Scarsella's celebrates 60 years of family and food - News weather sports for Youngstown-Warren Ohio

Scarsella's celebrates 60 years of family and food

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For six decades, Scarsella's Italian restaurant has been a staple in Youngstown. The sauce is the same in 2017 as it was back in 1957.

"It's amazing because it doesn't feel like it's been 60 years," said owner Connie Kushma. "I actually grew up in the restaurant. I was seven years old when my grandparents opened."

You can still feel grandma's influence today, from the recipes to the family vibe inside, a tradition passed down through generations.

Connie's sons are a big part of the operation these days and both got their start early in the family business.

"They used to have us make the cavatells. I think I was like seven or eight years old back then," said Dale Kushma, the general manager at Scarsella's. "We have some pictures of him and I rolling out the cavatells and cutting them."

"I first started helping her make the sauce when I probably at the end of my fourth grade year," said Sean Kushma, the executive chef at Scarsella's. "It was funny because none of the family members was allowed to help her, but she would let me help her, so I felt special about that."

Of course, things change over time. The location itself has changed three times over the last 60 years, but one thing that's never changing, not now not ever: grandma's original recipes.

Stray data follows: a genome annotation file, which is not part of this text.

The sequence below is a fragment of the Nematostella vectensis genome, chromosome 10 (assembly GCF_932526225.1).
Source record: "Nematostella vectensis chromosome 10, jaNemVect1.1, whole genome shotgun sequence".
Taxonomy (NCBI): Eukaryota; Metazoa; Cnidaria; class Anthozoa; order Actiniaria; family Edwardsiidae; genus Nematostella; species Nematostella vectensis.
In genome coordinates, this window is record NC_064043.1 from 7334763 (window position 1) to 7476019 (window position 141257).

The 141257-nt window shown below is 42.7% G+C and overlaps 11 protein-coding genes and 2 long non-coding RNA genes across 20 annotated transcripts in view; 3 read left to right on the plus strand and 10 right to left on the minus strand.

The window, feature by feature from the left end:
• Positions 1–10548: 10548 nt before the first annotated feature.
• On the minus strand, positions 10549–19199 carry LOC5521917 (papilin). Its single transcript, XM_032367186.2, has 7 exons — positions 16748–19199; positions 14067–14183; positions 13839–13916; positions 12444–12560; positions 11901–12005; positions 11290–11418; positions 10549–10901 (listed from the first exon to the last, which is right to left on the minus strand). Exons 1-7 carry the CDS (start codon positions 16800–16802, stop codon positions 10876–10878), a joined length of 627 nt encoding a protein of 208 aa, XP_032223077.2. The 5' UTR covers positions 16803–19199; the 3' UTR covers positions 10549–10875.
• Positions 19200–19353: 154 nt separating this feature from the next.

"She did tell us, if we do change her sauce recipe she will come back and haunt us," said Dale Kushma.

"Any talk of changing recipes would cause a war in the kitchen," said Connie Kushma. "You never change it. If she said it was right, it was right."

It's that kind of consistency that's kept a steady stream coming through the doors for six decades.

"Every time someone leaves town or comes back, they say 'Oh it tastes the same as when I was a young kid or when I was 20.' Now they're 40 and 50 years old like I am, you know?" said Sean Kushma.

"There's only a few places I will eat spaghetti if I don't make the sauce myself, and this is excellent. So I just ran in looking a mess. I had a spaghetti attack, and here I am," said Beverly Eve.

It says it right there on the sign: a family tradition, not only for the Kushma's, but for everyone who becomes family simply by walking in the door.

"Seeing the customers come back, it's like having another family," said Connie Kushma. "They are family to us."

"Being around the family, there's a lot of memories that we have growing up with my grandmother, my great grandmother, and my mom, and if you're working somewhere else you don't get that," said Sean Kushma. 

60 years, but the family values and the sauce remain the same.

Even after 60 years, they're still evolving. This is the first year they've had a liquor license to serve wine or beer with your meal.

They're also, for the first time, looking into franchising the restaurant, so the story is far from done.


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